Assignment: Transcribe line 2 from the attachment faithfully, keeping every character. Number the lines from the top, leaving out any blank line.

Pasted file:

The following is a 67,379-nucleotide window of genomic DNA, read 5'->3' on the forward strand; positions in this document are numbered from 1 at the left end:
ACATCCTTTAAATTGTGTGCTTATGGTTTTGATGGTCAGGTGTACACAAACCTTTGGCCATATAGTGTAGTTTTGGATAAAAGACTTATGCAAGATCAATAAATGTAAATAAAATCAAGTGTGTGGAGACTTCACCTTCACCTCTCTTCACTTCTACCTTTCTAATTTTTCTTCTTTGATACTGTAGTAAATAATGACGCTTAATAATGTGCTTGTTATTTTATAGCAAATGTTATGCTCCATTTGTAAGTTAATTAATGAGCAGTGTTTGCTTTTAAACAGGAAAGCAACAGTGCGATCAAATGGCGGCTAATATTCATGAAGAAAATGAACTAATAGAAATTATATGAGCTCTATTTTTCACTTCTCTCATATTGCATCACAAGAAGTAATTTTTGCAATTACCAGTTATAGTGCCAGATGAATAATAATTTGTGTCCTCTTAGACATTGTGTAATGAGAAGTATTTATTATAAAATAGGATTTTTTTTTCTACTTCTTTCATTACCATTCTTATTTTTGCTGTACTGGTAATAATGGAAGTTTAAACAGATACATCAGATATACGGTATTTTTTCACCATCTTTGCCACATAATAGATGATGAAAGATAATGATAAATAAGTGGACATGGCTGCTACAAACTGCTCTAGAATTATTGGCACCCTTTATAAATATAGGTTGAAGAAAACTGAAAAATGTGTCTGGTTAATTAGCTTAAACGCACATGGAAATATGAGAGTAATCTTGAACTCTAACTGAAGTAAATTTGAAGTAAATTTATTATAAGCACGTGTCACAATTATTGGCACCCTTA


ACATCCTTTAAATTGTGTGCTTATGGTTTTGATGGTCAGGTGTACACAAACCTTTGGCCATATAGTGTAGTTTTGGATAAAAGACTTATGCAAGATCAATAAATGTAAATAAAATCAAGTGTGTGGAGACTTCACCTTCACCTCTCTTCACTTCTACCTTTCTAATTTTTCTTCTTTGATACTGTAGTAAATAATGACGCTTAATAATGTGCTTGTTATTTTATAGCAAATGTTATGCTCCATTTGTAAGTTAATTAATGAGCAGTGTTTGCTTTTAAACAGGAAAGCAACAGTGCGATCAAATGGCGGCTAATATTCATGAAGAAAATGAACTAATAGAAATTATATGAGCTCTATTTTTCACTTCTCTCATATTGCATCACAAGAAGTAATTTTTGCAATTACCAGTTATAGTGCCAGATGAATAATAATTTGTGTCCTCTTAGACATTGTGTAATGAGAAGTATTTATTATAAAATAGGATTTTTTTTTCTACTTCTTTCATTACCATTCTTATTTTTGCTGTACTGGTAATAATGGAAGTTTAAACAGATACATCAGATATACGGTATTTTTTCACCATCTTTGCCACATAATAGATGATGAAAGATAATGATAAATAAGTGGACATGGCTGCTACAAACTGCTCTAGAATTATTGGCACCCTTTATAAATATAGGTTGAAGAAAACTGAAAAATGTGTCTGGTTAATTAGCTTAAACGCACATGGAAATATGAGAGTAATCTTGAACTCTAACTGAAGTAAATTTGAAGTAAATTTATTATAAGCACGTGTCACAATTATTGGCACCCTTA